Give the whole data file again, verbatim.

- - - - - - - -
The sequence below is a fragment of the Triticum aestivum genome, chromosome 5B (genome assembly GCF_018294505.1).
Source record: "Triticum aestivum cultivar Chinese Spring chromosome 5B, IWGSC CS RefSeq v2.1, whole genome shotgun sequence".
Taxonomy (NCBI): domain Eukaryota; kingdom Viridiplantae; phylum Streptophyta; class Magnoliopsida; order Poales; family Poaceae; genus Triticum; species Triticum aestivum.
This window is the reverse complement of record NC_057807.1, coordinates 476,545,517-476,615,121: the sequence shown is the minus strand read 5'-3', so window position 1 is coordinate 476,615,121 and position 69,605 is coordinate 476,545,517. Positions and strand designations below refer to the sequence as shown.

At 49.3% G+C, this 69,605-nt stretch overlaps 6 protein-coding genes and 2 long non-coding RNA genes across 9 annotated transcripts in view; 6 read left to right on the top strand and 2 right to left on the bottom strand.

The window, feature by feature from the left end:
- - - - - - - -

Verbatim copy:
The sequence below is a fragment of the Triticum aestivum genome, chromosome 5B (genome assembly GCF_018294505.1).
Source record: "Triticum aestivum cultivar Chinese Spring chromosome 5B, IWGSC CS RefSeq v2.1, whole genome shotgun sequence".
Taxonomy (NCBI): domain Eukaryota; kingdom Viridiplantae; phylum Streptophyta; class Magnoliopsida; order Poales; family Poaceae; genus Triticum; species Triticum aestivum.
This window is the reverse complement of record NC_057807.1, coordinates 476,545,517-476,615,121: the sequence shown is the minus strand read 5'-3', so window position 1 is coordinate 476,615,121 and position 69,605 is coordinate 476,545,517. Positions and strand designations below refer to the sequence as shown.

At 49.3% G+C, this 69,605-nt stretch overlaps 6 protein-coding genes and 2 long non-coding RNA genes across 9 annotated transcripts in view; 6 read left to right on the top strand and 2 right to left on the bottom strand.

The window, feature by feature from the left end: